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The Scarcity of Daylight
Dealing with the winter blues and photography
I haven’t picked up my camera in a long while. For each of us, that definition of a “long time” can have a different meaning. A few weeks, a few months or even a year or more. Sometimes that reason is tied to changes in our lives, or just a lack of motivation.
In my case, it’s been a bit of both work and lack of motivation these days. Photographers love to chase light, even if it’s just the tiniest bit of it. Our eyes search and crave for light and our cameras are no different. While some will say they like to search for shadows, we still need the light to give importance to it. The reverse is the same as well. Besides, how do you know one exists without the other complimenting it?
As the days grow shorter and the darkness sets into the days for longer periods of time, it’s hard not to feel the effects of it. Dark winter days (at least in the northern hemisphere) can lead some to feelings of depression. I’m no different, though I feel like I’ve not really paid much attention to it until much later in my life.
Even on days when it’s just cloudy and overcast outside, it’s hard to appreciate how much I miss the sunlight. How just a beautiful sunrise can really make things better. But not just that, the fact that I can be out there and free to enjoy it without worry of deadlines is important to me.
For me it’s almost the same feeling with sunsets. Do you ever get that nostalgic feeling with them? I do. I get those feelings that I should be out there and watching it or trying to photograph it because it reminds me of some moment in my past that I want to re-live. Like a childhood memory. In the end, I never seem to get it right, but it’s always worth chasing.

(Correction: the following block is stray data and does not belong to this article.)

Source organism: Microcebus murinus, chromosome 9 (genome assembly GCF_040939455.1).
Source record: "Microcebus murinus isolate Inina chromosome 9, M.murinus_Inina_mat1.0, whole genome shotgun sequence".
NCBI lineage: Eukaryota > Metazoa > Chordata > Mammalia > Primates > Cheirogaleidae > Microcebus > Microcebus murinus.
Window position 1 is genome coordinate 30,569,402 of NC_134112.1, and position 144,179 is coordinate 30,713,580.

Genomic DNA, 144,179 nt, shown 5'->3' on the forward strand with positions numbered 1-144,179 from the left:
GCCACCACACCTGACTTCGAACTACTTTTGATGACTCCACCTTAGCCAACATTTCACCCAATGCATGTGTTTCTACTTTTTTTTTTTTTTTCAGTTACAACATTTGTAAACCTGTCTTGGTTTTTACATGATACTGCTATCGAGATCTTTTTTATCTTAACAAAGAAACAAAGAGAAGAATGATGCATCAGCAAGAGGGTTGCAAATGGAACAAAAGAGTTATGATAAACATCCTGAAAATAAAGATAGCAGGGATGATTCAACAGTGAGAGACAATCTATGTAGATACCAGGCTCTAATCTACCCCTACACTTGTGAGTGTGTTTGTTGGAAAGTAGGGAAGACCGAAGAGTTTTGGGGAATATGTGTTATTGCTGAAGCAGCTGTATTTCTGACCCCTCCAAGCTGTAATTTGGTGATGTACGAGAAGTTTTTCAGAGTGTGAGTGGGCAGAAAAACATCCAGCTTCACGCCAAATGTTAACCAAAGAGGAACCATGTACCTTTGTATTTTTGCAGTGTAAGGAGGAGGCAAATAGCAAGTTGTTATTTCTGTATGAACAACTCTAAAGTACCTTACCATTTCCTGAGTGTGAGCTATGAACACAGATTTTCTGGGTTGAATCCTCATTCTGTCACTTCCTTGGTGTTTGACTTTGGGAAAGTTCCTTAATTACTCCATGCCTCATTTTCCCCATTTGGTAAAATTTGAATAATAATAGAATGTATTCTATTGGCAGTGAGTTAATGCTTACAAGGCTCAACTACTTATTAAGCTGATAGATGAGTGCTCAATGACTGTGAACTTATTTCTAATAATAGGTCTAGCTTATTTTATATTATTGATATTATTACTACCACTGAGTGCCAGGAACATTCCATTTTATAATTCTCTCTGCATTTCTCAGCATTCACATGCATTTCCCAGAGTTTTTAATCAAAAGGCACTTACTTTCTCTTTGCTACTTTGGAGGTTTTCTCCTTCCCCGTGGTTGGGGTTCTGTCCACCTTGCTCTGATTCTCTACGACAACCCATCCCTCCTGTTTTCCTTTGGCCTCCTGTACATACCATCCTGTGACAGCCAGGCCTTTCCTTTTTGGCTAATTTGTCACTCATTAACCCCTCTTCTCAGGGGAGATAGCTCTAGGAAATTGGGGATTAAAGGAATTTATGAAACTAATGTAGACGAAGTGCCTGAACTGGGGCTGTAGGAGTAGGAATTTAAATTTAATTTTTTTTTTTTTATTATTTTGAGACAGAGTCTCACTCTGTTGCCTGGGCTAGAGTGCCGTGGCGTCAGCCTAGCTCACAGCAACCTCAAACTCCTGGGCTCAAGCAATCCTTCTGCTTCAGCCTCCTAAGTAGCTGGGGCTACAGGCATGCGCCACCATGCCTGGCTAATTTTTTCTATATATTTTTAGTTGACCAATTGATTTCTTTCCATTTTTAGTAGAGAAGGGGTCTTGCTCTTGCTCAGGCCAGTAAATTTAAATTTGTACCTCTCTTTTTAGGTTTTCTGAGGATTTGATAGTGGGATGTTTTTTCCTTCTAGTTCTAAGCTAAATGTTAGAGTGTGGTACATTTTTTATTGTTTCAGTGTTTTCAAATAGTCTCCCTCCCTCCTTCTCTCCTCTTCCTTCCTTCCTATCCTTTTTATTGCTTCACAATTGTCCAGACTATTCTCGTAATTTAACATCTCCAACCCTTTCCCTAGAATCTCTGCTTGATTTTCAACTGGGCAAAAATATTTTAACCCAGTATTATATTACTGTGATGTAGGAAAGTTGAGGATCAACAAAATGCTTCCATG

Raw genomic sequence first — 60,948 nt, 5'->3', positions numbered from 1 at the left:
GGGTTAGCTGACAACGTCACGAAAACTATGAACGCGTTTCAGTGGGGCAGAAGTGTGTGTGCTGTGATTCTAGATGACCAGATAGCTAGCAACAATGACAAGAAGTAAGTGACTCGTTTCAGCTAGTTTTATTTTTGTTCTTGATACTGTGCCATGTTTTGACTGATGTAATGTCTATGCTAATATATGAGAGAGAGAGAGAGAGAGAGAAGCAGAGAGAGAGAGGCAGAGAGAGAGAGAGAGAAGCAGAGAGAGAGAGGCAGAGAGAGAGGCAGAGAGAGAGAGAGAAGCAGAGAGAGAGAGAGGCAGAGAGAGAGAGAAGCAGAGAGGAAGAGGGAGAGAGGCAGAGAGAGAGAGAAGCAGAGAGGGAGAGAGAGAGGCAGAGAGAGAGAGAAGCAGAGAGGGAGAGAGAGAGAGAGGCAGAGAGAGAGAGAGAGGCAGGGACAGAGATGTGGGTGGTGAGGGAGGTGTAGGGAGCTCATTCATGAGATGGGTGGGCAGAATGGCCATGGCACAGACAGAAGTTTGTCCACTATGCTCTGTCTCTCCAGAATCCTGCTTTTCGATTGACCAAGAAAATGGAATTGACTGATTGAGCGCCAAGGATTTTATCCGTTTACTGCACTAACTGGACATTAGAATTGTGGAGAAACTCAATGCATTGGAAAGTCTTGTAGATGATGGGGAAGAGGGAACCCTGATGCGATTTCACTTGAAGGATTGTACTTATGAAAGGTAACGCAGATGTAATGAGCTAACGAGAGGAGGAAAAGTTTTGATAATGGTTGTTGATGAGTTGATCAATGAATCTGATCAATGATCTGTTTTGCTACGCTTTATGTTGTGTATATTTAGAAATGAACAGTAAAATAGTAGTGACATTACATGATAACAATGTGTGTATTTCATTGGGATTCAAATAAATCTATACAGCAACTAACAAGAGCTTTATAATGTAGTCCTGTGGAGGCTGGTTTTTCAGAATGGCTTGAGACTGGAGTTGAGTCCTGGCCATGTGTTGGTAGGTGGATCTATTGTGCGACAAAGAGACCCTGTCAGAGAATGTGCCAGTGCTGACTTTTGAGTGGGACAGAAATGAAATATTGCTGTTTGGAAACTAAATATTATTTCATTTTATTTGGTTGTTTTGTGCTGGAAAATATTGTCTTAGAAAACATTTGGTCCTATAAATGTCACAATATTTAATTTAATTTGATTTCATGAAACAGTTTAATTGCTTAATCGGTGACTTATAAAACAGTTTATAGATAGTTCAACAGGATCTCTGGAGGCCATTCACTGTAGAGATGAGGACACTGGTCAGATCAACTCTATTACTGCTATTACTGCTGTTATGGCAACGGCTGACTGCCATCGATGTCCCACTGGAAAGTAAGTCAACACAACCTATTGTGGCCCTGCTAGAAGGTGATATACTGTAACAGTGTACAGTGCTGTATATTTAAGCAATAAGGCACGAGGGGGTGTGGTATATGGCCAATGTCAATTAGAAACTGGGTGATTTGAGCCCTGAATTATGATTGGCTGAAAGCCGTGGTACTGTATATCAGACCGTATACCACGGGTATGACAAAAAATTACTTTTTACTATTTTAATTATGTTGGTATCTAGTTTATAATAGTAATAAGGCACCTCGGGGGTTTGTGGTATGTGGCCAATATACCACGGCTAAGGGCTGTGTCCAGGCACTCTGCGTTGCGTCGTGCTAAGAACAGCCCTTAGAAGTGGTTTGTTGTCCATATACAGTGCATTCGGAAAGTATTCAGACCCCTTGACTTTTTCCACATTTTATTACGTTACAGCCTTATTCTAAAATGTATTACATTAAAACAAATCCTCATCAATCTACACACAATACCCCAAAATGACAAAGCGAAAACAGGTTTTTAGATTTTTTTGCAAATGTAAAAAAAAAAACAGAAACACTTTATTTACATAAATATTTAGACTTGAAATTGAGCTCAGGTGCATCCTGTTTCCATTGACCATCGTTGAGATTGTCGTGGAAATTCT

Capturing light and shadow have equal importance to me. I see lots of photographers state that they “chase” or “capture” light. Of course we do, but I think it’s more than just wanting to use it to take a photograph. We look for those glimpses of life because that’s what light give us, it brings us life. Like a small plant just starting to grow, it needs light. We need it externally like we need it internally.
With the limited time that we have during our daylight hours in the winter months, it makes it even more important to expose ourselves to natural light. Even if it means not getting the camera out, sometimes it’s just more important to take care of yourself first before your photography. Bringing the outside light into you can ignite the light inside of you and give you life.
I’m not really sure where I was going with this post. I thought I did, but as I wrote it, it sort of got away on me and I went on some wild tangent. I think I’m just missing some good sunshine. Not just that, but I think my camera is missing it as well. My eyes and my soul are missing it.
Finding that time, that space, while limited in the winter months, is important. I don’t like giving up something that I love to do. Find things that light you up. Even if you can’t get outside, find something that lights you up on the inside. Let it burn and let it inspire. Crave it, even in the darkest of days. It will always be there. Waiting for you to find it and bring life to you.
“Light makes photography. Embrace it. Admire it. Love it. But above all, know light. Know it for all you are worth, and you will know the key to photography.”
- George Eastman